Can journalists prevent suicide clusters?
Suicides sometimes happen in clusters. Epidemiologists and suicide prevention experts have often claimed that media coverage is partially to blame for this. Thus that old-fashioned and often ignored rule: Don’t cover suicides.
Of course that rule came with a couple of caveats. Celebrity suicides were fair game. So too were suicides that happened in public places. Because of those carve-outs and others (if it’s really interesting, or if people are talking about it) the rule never really worked. The news media have always covered suicides, sometimes badly.
While suicide prevention advocates cite the potential for contagion in their effort to get newsrooms to change their standards, journalists, including me, have responded with skepticism. That’s because there has never been a conclusive study in a peer-reviewed journal that specifically tied contagion to media coverage.
Until now. This month a study published in the Lancet Psychiatry Journal confirms that certain types of media coverage do indeed make suicide contagion more likely to happen, particularly among teenagers and young adults.
The author, Dr. Madeline Gould, professor of epidemiology in psychiatry at Columbia University Medical Center, conducted the statistical analysis as part of a larger autopsy study, then compared suicides associated with a cluster, to suicides that were not part of a cluster, and media reporting.
Her conclusions: Stories about an individual with the word suicide in the headline, stories on the front page of a newspaper, photos of the dead person, detailed descriptions of the act of suicide and portrayals of the suicide victim as noble, angelic or heroic, are associated with more suicides in the same community. It's not a causal relationship, but rather they are related. Brandy Zadrozny's Daily Beast article does a good job translating the study into layman's English.
But here's the problem for journalists. Those are the devices of good story-telling and effective headline writing. Suicides are tragic events. And when you decide a story is interesting enough to tell, you want to pack it full of emotional punch. But those details can be a factor that contributes to a suicide cluster.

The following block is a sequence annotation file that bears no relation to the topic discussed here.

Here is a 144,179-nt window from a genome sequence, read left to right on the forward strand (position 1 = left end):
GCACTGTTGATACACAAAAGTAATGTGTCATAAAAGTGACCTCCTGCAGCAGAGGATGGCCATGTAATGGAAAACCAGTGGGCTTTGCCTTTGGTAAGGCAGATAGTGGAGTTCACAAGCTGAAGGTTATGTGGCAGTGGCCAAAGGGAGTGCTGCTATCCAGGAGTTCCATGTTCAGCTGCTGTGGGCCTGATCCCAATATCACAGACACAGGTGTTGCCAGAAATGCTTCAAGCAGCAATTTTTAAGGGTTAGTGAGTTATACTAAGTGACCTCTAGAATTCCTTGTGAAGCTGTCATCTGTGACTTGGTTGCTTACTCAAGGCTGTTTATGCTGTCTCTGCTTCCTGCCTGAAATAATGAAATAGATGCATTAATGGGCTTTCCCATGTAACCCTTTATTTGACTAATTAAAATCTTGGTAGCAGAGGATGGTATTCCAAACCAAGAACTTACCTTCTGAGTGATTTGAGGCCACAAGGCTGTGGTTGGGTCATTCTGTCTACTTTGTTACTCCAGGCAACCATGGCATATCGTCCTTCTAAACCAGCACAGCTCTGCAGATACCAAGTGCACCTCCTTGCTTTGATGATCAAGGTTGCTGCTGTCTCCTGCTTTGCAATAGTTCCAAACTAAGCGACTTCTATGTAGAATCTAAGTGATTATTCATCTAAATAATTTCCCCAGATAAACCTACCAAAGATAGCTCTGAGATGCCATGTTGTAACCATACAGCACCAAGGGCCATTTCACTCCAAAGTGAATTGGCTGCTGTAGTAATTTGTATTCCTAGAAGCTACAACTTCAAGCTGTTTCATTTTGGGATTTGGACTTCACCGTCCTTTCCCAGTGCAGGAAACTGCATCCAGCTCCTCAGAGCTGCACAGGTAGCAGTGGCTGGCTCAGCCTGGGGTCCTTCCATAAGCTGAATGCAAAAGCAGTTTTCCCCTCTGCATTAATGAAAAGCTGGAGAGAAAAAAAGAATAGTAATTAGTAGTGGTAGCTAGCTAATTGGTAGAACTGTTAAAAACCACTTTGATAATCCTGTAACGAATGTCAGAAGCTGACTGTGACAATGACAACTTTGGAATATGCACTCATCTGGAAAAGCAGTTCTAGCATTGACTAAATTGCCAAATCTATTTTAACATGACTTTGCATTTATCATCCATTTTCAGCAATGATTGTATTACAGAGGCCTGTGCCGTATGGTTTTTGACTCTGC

Why? There are both biological and sociological reasons, she said.
Biologically, the frontal cortex doesn’t fully mature in humans until the early 20s. An immature cortex is associated with impulsive behavior. Teens and 20-year-olds are also at the age when serious psychiatric problems can emerge.
Sociologically, during the teen years, family becomes less important and social peers become more important. That reverses for most people in their 20s. Young people also have not had the experience of watching difficult problems come and go. So when they experience serious depression or anxiety, it seems like life will always be that way, Gould said.
“I’m not saying that this will occur in a vacuum with healthy people,” Gould said. Instead, she is suggesting that media attention to individual suicide victims can be harmful to people already at risk for suicide.
But there's a catch with this study: All the data was gathered between 1988 and 1996. And the media examples most likely to lead to contagion all came from newspapers.
It’s hard to believe that newspapers could have the same influence with the modern under-25 set, who are more likely to consume information through social media and mobile devices. Instead we have to extrapolate her findings into an environment that’s harder to measure and control.
Along those lines, just today, celebrity shrink Dr. Drew Pinsky lead the announcement of Social Media Guidelines for Mental Health Promotion and Suicide Prevention, a more general set of best practices which seem to address the general public, suicide prevention advocates, and journalists.
The guidelines acknowledge something that suicide researchers have been talking about for some time, that all stories about suicide and attempted suicides are not equally harmful. In a social media setting, it is impossible to prevent people from discussing suicide. The guidelines suggest best practices about language choices, audience engagement, privacy concerns and how to address suicidal content.
Several organizations including Facebook, RTDNA and the Entertainment Industries Council endorsed the guidelines.
Journalists may find more practical advice from the Reporting on Suicide guidelines, which were developed in collaboration with a number of journalists and journalism education institutions.
Will any of this matter? While suicide rates are declining among teen and young adults, they are rising among baby boomers and veterans. Because true statistical analysis takes so long, it's hard to say what really contributes to pattern changes.
"Suicide behavior is complex, contagion is one piece of the puzzle," Gould said. "But it’s worth addressing every piece of the puzzle."
In addition to avoiding the behaviors that might lead to contagion, journalists can find stories of hope and recovery among people who have contemplated or attempted suicide. Those stories were taboo among suicide prevention advocates for a long time, for fear of contributing to contagion. But that community has opened up, and as a result it's possible that journalists will find new ways to tell compelling stories about suicide and mental health.
And even if they don't, Gould suspects the public will do its own storytelling, using social media. Once the underlying stigma of seeking treatment for mental health issues diminishes, there may be real progress in reducing rates of suicide.